The State of Working America

A new book out of the Economic Policy Institute compares the American economic model with those of 19 other industrialized countries:

A chapter from the forthcoming book, The State of Working America 2008/2009 by Lawrence Mishel, Jared Bernstein, and Heidi Shierholz, makes these economic comparisons. It finds that among its economic peers, the United States takes home the gold in two categories: productivity and per capita income. But unfortunately, in crucial events that define the winners and losers in American society – poverty, inequality, and work hours – the U.S. is far from medal contention.

“The message here for other countries is ‘Think twice before emulating the U.S. model,’” said Shierholz, the author of this chapter. “Many peer countries have caught up with or surpassed U.S. productivity while achieving much lower levels of poverty, inequality, and unemployment.”
[…]
U.S. per capita income, second only to Norway, comes from the collective hard work done by many hands – U.S. employment rates rank in the top half of its peer countries. But increasingly that wealth comes from working longer hours. The average annual hours of work in the United States, at 1,804, are higher than in any of the other countries in this group.

For all its wealth, the United States has the highest overall poverty and child poverty levels as measured by the share of households that receive 50 percent or less of the median income in each country. The U.S. rate is over three times as high as in Finland, the country with the lowest level (5.4 percent) – and the highest level among its peer countries. The high level of inequality in the United States is underscored by the growing gap between those in poverty and the top income earners. Currently the top one-tenth of a percent of the population collects 8.1 percent of the nation’s income.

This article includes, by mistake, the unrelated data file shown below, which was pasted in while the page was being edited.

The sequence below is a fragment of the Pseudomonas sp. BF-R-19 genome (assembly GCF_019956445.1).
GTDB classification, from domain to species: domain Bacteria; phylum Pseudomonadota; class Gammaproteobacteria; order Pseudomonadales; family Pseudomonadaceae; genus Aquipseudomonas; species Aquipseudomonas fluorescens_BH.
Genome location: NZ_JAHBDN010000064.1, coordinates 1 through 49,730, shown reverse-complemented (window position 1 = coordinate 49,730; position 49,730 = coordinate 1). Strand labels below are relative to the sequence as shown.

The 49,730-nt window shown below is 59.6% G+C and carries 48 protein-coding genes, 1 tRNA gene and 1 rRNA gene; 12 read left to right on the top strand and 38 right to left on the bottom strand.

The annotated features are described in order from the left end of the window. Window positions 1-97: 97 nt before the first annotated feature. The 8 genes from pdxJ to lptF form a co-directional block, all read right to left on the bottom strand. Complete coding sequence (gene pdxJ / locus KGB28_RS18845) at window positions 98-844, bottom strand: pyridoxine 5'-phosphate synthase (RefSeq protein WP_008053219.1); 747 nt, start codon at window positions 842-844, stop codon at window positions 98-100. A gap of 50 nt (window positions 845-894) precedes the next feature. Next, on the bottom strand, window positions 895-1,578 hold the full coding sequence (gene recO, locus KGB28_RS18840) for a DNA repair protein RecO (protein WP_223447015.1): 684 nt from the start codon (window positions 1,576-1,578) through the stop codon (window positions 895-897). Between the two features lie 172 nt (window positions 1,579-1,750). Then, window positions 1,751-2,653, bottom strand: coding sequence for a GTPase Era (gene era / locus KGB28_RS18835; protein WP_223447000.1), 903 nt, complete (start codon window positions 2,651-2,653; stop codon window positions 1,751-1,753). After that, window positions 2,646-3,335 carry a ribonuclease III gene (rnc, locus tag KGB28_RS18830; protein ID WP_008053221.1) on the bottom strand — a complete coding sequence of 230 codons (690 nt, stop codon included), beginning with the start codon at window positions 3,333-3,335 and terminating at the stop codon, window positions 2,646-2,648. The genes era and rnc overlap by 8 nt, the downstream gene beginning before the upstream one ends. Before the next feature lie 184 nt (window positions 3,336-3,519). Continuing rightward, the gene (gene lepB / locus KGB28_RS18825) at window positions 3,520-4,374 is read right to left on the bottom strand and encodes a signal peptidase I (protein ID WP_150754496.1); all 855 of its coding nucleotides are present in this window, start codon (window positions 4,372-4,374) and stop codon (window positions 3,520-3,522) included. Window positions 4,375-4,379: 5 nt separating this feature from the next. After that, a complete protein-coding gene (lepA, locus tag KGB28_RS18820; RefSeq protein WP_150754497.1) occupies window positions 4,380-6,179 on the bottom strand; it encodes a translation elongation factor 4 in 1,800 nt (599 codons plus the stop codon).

Working longer and harder to pay more for basic necessities with effectively less money:

The cost of living, led by the soaring cost of gasoline and food, is rising at the fastest rate since the recession of the early 1990s, the government said on Thursday, handing a de facto pay cut to the American worker.

The report, from the Labor Department, offered quantitative proof of what Americans have been feeling for months: almost everything costs more, even as they have less money to pay for it.

Prices of a wide range of common products in the Consumer Price Index were 5.6 percent higher last month than they were in July 2007, the sharpest annual increase since January 1991.

Much of the increase has been driven by the immense run-up in gasoline prices. But food, beverage and transportation costs are also significantly higher than they were a year ago.

The higher prices have made many workers’ wages effectively worth less.

In July, rank-and-file workers — those in production or nonsupervisory roles — earned 3.1 percent less than they did a year ago, after adjusting for the rising cost of living.

That doesn’t mean everyone is having hard times. Corporate profits are recession-proof. And they don’t trickle down:

First, U.S. corporate taxes are in line with the rest of the world’s, according to a recent U.S. Treasury report. The effective tax rate on equipment financed by equity is 24 percent, the same as the G-7 average. The rate on equipment financed by debt is minus 46 percent, meaning that the government actually subsidizes these investments rather than taxing them.

Second, corporate gains are not trickling down to workers. Corporate profits are now near all-time highs: In 2005, they exceeded 13 percent of the economy for the first time since 1966. But the median household income fell by $963 between 2000 and 2006, even after inflation. …

A March, 2006, article in the Wall Street Journal‘s Market Watch section examined the paradox of corporate profits surging to their highest levels in four decades while the share of national income going to wage and salary owners dropped to their lowest levels in that same amount of time: